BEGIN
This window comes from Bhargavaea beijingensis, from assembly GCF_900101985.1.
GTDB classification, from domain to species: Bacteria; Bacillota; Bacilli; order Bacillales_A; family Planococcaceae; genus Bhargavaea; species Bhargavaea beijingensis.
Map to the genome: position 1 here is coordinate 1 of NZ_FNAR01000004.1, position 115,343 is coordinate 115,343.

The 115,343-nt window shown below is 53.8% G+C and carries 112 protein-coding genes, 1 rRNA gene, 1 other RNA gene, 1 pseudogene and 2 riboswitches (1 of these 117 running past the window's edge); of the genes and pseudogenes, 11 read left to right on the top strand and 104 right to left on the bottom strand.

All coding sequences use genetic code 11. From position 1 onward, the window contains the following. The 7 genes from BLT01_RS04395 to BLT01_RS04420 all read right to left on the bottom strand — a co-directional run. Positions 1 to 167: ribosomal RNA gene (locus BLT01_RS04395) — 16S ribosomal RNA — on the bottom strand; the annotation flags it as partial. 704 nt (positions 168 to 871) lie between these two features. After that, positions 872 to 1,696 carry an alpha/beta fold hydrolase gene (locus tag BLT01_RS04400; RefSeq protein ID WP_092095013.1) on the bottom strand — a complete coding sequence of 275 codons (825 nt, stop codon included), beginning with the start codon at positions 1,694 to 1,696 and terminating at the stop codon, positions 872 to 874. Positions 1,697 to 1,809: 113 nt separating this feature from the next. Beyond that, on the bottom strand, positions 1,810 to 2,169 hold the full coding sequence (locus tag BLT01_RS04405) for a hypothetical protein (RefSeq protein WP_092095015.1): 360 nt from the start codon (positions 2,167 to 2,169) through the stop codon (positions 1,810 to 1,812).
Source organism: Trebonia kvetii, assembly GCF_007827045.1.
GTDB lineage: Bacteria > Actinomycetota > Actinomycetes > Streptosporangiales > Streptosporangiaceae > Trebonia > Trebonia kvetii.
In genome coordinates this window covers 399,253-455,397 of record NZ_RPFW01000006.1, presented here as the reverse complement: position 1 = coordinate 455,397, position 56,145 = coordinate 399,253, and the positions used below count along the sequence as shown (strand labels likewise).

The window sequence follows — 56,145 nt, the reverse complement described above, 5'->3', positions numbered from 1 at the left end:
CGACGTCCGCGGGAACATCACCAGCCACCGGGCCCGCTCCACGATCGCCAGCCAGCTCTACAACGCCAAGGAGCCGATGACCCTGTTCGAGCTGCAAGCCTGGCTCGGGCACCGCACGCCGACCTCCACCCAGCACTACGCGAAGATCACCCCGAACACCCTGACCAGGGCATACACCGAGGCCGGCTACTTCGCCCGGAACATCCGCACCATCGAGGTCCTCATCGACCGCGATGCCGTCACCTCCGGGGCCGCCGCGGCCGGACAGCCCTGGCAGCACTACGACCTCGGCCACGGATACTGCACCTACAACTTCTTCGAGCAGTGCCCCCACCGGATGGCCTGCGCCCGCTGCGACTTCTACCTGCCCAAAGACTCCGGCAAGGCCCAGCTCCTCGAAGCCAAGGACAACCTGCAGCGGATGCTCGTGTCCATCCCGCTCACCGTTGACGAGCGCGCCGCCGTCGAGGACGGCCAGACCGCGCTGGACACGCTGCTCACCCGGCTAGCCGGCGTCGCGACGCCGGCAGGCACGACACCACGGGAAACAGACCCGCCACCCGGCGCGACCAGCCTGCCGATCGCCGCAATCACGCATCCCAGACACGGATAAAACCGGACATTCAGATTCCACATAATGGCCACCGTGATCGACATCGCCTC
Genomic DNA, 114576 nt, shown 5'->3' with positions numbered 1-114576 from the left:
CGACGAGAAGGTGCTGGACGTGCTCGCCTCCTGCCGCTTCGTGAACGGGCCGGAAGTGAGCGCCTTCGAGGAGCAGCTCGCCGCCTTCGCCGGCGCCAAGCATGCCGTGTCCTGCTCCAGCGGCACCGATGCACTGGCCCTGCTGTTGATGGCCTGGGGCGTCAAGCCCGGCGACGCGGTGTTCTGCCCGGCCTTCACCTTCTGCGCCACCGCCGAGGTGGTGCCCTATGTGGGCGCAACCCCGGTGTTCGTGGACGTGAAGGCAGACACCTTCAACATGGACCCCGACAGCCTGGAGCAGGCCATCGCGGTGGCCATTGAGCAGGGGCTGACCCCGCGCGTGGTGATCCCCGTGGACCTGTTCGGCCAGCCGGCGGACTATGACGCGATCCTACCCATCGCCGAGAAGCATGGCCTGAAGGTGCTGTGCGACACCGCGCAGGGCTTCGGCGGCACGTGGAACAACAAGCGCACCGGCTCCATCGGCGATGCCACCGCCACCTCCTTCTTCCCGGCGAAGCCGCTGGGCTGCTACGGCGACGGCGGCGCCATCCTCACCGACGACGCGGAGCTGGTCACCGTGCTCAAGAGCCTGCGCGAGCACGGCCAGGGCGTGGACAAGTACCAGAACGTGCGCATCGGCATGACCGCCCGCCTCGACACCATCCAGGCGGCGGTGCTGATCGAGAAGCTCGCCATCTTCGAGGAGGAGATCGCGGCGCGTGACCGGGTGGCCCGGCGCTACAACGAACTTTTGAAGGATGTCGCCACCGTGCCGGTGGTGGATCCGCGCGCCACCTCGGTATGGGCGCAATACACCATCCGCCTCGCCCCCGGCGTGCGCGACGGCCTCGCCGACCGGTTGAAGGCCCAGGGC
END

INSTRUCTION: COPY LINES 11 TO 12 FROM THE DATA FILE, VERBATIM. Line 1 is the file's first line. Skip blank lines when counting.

Genomic DNA, 114576 nt, shown 5'->3' with positions numbered 1-114576 from the left:
CGACGAGAAGGTGCTGGACGTGCTCGCCTCCTGCCGCTTCGTGAACGGGCCGGAAGTGAGCGCCTTCGAGGAGCAGCTCGCCGCCTTCGCCGGCGCCAAGCATGCCGTGTCCTGCTCCAGCGGCACCGATGCACTGGCCCTGCTGTTGATGGCCTGGGGCGTCAAGCCCGGCGACGCGGTGTTCTGCCCGGCCTTCACCTTCTGCGCCACCGCCGAGGTGGTGCCCTATGTGGGCGCAACCCCGGTGTTCGTGGACGTGAAGGCAGACACCTTCAACATGGACCCCGACAGCCTGGAGCAGGCCATCGCGGTGGCCATTGAGCAGGGGCTGACCCCGCGCGTGGTGATCCCCGTGGACCTGTTCGGCCAGCCGGCGGACTATGACGCGATCCTACCCATCGCCGAGAAGCATGGCCTGAAGGTGCTGTGCGACACCGCGCAGGGCTTCGGCGGCACGTGGAACAACAAGCGCACCGGCTCCATCGGCGATGCCACCGCCACCTCCTTCTTCCCGGCGAAGCCGCTGGGCTGCTACGGCGACGGCGGCGCCATCCTCACCGACGACGCGGAGCTGGTCACCGTGCTCAAGAGCCTGCGCGAGCACGGCCAGGGCGTGGACAAGTACCAGAACGTGCGCATCGGCATGACCGCCCGCCTCGACACCATCCAGGCGGCGGTGCTGATCGAGAAGCTCGCCATCTTCGAGGAGGAGATCGCGGCGCGTGACCGGGTGGCCCGGCGCTACAACGAACTTTTGAAGGATGTCGCCACCGTGCCGGTGGTGGATCCGCGCGCCACCTCGGTATGGGCGCAATACACCATCCGCCTCGCCCCCGGCGTGCGCGACGGCCTCGCCGACCGGTTGAAGGCCCAGGGC